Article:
What would it really take to end macular disease? Professor Andrew Dick reveals allPosted: Friday 29 October 2021 at 16:21
For more than 30 years, Professor Andrew Dick has been investigating what happens when the immune system goes wrong – and since 2012, his lab has been focused on age-related macular degeneration (AMD).
We asked him what excites him about his work, and what it would really take to end macular disease. And one of our members Margaret, who has shared her story as part of our Christmas appeal, brought her own questions too.
Macular Society: In a nutshell, what are you working on?
Professor Andrew Dick: Wherever they are in the body, all cells need to defend themselves from damage. But an exaggerated response from the immune system can cause more harm than it prevents. In the eye, that leads to damage to the retina, and eventually to sight loss.
I want to understand the triggers that cause this overreaction and send systems out of balance – and from there, develop the therapies and treatments to correct them.
Margaret: So what kind of macular disease would that help with?
Professor Andrew Dick: To begin with, the slow-acting form of AMD (usually called ‘dry’). It’s by far the most common type of macular disease. And as you know, there’s no cure, and no treatment, so there’s a huge need.
Macular Society: Why is this an exciting time to work in macular disease
Professor Andrew Dick: We have a greater understanding of cells and their function than ever before. Each year, we understand more about what’s happening at a molecular and genetic level. And the high-quality images we can take of different levels of the retina are just incredible compared with a few years ago.
We can now spot signs of macular disease long before people notice their sight changing, and find out much more quickly if a treatment is working.
Margaret: How near are we to a treatment being discovered?
Professor Andrew Dick: Our knowledge is advancing so rapidly at the moment: I believe that in five years’ time, we won’t just be talking about two types of AMD.
Thanks to many years of cancer research, we now understand how different cancers develop and grow at a molecular level. So doctors no longer just talk about one type of ‘breast cancer’, or treat all types with the same drugs or therapies – they can tailor treatment to each specific type of breast cancer.
In the same way, we’ll soon understand all the different ways that macular disease can develop, how quickly each one leads to sight loss, and the treatments that work best for each type.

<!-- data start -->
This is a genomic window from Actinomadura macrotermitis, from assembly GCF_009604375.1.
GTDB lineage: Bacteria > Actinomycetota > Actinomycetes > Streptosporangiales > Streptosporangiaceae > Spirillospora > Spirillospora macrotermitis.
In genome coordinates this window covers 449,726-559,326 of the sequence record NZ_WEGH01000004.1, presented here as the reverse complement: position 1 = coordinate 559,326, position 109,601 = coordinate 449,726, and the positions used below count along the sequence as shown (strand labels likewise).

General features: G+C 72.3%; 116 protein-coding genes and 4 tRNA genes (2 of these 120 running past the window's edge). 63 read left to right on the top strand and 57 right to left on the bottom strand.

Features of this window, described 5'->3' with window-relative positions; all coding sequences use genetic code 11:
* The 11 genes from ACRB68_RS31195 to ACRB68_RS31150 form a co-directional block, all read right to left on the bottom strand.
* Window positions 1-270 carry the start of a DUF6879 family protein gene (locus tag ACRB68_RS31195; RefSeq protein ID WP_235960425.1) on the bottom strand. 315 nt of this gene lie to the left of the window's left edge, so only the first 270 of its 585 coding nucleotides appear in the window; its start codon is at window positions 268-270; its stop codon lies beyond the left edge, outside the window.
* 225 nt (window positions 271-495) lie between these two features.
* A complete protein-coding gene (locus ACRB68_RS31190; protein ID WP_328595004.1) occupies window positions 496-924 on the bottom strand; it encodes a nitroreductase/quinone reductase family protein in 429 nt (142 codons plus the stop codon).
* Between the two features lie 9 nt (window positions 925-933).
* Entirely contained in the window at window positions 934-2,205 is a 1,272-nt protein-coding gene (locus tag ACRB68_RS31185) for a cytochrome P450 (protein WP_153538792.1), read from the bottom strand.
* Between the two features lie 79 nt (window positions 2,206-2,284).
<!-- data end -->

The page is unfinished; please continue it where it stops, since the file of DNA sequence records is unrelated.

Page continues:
Margaret: Has macular disease research suffered because it’s seen as ‘an older people’s condition’.
Professor Andrew Dick: Until relatively recently, I don’t think the average person understood how frightening and worrying it is to be told you are losing your sight – and to have no idea how long that might take.
But the longer it takes, the more people will lose their sight unnecessarily. That’s why it’s so urgent to fund research like the Macular Society does.
Macular Society: How did the coronavirus pandemic affect your work?
Professor Andrew Dick: I think the pandemic has made research more visible. So many people volunteered for anti-coronavirus drug and vaccine trials because they wanted to see change, and to be part of it. It was quite
While the pandemic did cause some delays to our work, we’re up and running again now, and people definitely want to be part of the solution.
The goodwill of the public, and their faith in research, is enormous.
Macular Society: What are the challenges of researching macular disease?
Professor Andrew Dick: Compared to diseases that affect other parts of the body, it’s very difficult to collect tissue samples and examine what’s happening at the back of the eye. And money, of course.
The last couple of years have shown us just how rapid progress can be when the will, and the funds, are there. People are just starting to see what a huge public health issue AMD is, and the technology is there: in a few years you’ll be able to use your smartphone camera to monitor the back of your eye.
What we need are the funds to collect and analyse millions more high-quality images, so it has nowhere left to hide.
The secrets of macular disease, and the keys to beating it, are ready to be exposed.
You can help researchers like Professor Dick put a stop to macular disease once and for all. We have all waited long enough.
We're looking forward to welcoming Professor Dick to our Virtual Clinic on Tuesday 18 January to talk more about macular research and his hopes for the future, To register for the event visit our Virtual Clinics page.